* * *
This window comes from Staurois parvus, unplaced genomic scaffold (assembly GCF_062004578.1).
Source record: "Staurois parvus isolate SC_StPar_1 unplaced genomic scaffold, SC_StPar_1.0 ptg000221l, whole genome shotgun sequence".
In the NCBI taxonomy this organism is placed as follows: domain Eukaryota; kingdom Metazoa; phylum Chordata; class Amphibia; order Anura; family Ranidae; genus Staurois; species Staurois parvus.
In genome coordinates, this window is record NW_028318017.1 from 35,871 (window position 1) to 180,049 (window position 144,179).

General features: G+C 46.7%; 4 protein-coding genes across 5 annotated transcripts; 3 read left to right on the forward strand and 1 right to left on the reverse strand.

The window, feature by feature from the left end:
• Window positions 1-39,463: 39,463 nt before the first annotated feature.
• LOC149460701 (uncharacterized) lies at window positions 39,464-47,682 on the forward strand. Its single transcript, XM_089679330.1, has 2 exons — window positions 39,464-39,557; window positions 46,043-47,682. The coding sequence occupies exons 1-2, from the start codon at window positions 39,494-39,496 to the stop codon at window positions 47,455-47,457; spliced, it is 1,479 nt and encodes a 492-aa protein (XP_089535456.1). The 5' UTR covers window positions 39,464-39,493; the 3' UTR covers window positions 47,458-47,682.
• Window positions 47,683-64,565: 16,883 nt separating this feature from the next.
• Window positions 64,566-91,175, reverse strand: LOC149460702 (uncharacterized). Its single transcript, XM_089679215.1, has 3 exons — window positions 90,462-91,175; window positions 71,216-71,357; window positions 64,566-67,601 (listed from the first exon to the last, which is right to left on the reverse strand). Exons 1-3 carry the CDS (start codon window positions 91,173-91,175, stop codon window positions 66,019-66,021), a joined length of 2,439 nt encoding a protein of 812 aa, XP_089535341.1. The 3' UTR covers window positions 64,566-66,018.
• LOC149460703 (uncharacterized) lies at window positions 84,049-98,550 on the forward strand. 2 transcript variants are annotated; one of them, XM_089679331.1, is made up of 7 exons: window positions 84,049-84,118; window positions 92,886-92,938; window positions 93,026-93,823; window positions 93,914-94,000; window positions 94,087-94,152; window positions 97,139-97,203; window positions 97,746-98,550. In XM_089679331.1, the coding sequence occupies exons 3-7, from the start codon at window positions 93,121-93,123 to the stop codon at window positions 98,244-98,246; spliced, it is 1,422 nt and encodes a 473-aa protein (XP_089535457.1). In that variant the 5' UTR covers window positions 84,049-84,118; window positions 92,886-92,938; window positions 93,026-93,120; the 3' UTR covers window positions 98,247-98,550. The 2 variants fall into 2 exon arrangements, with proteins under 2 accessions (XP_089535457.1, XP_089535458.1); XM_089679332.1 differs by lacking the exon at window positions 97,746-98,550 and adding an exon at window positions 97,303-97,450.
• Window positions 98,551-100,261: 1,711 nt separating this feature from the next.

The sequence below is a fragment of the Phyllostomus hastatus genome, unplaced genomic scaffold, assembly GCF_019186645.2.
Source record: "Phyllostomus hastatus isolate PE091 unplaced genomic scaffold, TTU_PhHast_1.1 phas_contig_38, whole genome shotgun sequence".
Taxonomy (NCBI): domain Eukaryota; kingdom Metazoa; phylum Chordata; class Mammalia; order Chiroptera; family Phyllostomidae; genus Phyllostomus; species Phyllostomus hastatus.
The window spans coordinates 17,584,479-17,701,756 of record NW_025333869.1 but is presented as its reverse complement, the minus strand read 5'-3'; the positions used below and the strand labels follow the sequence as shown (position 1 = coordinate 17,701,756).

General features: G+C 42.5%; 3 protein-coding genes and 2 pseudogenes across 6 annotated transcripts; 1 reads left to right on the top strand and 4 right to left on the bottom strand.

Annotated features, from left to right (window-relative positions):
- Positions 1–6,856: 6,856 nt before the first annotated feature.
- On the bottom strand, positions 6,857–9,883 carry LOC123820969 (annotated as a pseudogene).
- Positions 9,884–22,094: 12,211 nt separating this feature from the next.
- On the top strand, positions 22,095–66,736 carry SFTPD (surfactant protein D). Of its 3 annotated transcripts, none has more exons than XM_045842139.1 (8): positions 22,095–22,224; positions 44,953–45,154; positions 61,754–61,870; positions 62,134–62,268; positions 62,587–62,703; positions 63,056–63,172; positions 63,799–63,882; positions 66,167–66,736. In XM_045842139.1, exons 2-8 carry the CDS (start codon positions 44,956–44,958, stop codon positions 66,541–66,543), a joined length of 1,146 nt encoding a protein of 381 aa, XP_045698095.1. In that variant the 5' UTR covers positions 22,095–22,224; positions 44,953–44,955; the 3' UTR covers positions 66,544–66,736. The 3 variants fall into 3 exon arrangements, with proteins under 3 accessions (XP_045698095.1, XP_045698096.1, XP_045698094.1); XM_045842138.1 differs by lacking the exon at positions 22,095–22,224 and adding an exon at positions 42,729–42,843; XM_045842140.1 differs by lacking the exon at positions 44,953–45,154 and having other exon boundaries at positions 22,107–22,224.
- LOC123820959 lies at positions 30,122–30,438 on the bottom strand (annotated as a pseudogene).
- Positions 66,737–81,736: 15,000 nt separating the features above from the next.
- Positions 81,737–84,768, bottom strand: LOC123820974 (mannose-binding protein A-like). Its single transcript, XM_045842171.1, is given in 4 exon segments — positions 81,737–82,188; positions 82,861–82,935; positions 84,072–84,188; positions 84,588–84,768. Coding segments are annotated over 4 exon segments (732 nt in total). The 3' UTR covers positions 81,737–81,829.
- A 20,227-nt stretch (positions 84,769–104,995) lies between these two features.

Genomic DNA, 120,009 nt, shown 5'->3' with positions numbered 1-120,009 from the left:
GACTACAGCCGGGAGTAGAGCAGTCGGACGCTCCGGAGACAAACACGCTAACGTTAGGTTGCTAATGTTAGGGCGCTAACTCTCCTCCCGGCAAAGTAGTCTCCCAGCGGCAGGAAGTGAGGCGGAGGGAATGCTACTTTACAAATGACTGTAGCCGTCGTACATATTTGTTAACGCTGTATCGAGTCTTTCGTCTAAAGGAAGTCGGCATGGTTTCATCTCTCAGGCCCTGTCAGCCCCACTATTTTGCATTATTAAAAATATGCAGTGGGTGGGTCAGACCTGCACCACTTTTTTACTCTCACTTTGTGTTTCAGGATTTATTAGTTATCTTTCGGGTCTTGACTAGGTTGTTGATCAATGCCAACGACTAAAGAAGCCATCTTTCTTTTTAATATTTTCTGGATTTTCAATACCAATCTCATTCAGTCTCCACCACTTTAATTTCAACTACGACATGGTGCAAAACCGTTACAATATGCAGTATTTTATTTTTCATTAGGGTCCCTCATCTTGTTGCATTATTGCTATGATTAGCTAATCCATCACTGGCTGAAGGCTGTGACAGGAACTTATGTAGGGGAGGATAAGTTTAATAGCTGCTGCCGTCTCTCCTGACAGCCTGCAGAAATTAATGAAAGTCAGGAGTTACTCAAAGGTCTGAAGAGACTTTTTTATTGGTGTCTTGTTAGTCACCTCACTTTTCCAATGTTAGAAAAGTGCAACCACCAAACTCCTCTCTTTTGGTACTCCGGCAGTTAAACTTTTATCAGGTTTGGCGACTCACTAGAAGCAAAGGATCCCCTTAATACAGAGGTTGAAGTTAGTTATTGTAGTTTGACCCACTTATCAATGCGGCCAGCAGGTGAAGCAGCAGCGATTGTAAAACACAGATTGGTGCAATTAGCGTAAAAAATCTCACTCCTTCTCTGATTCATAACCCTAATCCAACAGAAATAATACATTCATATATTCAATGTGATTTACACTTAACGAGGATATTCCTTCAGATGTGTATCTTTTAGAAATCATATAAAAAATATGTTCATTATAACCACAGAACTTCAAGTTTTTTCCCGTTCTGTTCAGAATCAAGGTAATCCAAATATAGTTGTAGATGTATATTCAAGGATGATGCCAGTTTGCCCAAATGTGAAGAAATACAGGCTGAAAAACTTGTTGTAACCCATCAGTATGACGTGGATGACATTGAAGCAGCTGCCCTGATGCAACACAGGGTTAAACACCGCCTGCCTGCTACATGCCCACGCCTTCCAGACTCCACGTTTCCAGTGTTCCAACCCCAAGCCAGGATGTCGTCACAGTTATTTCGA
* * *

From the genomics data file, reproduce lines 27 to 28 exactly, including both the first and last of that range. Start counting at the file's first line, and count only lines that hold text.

Genomic DNA, 120,009 nt, shown 5'->3' with positions numbered 1-120,009 from the left:
GACTACAGCCGGGAGTAGAGCAGTCGGACGCTCCGGAGACAAACACGCTAACGTTAGGTTGCTAATGTTAGGGCGCTAACTCTCCTCCCGGCAAAGTAGTCTCCCAGCGGCAGGAAGTGAGGCGGAGGGAATGCTACTTTACAAATGACTGTAGCCGTCGTACATATTTGTTAACGCTGTATCGAGTCTTTCGTCTAAAGGAAGTCGGCATGGTTTCATCTCTCAGGCCCTGTCAGCCCCACTATTTTGCATTATTAAAAATATGCAGTGGGTGGGTCAGACCTGCACCACTTTTTTACTCTCACTTTGTGTTTCAGGATTTATTAGTTATCTTTCGGGTCTTGACTAGGTTGTTGATCAATGCCAACGACTAAAGAAGCCATCTTTCTTTTTAATATTTTCTGGATTTTCAATACCAATCTCATTCAGTCTCCACCACTTTAATTTCAACTACGACATGGTGCAAAACCGTTACAATATGCAGTATTTTATTTTTCATTAGGGTCCCTCATCTTGTTGCATTATTGCTATGATTAGCTAATCCATCACTGGCTGAAGGCTGTGACAGGAACTTATGTAGGGGAGGATAAGTTTAATAGCTGCTGCCGTCTCTCCTGACAGCCTGCAGAAATTAATGAAAGTCAGGAGTTACTCAAAGGTCTGAAGAGACTTTTTTATTGGTGTCTTGTTAGTCACCTCACTTTTCCAATGTTAGAAAAGTGCAACCACCAAACTCCTCTCTTTTGGTACTCCGGCAGTTAAACTTTTATCAGGTTTGGCGACTCACTAGAAGCAAAGGATCCCCTTAATACAGAGGTTGAAGTTAGTTATTGTAGTTTGACCCACTTATCAATGCGGCCAGCAGGTGAAGCAGCAGCGATTGTAAAACACAGATTGGTGCAATTAGCGTAAAAAATCTCACTCCTTCTCTGATTCATAACCCTAATCCAACAGAAATAATACATTCATATATTCAATGTGATTTACACTTAACGAGGATATTCCTTCAGATGTGTATCTTTTAGAAATCATATAAAAAATATGTTCATTATAACCACAGAACTTCAAGTTTTTTCCCGTTCTGTTCAGAATCAAGGTAATCCAAATATAGTTGTAGATGTATATTCAAGGATGATGCCAGTTTGCCCAAATGTGAAGAAATACAGGCTGAAAAACTTGTTGTAACCCATCAGTATGACGTGGATGACATTGAAGCAGCTGCCCTGATGCAACACAGGGTTAAACACCGCCTGCCTGCTACATGCCCACGCCTTCCAGACTCCACGTTTCCAGTGTTCCAACCCCAAGCCAGGATGTCGTCACAGTTATTTCGA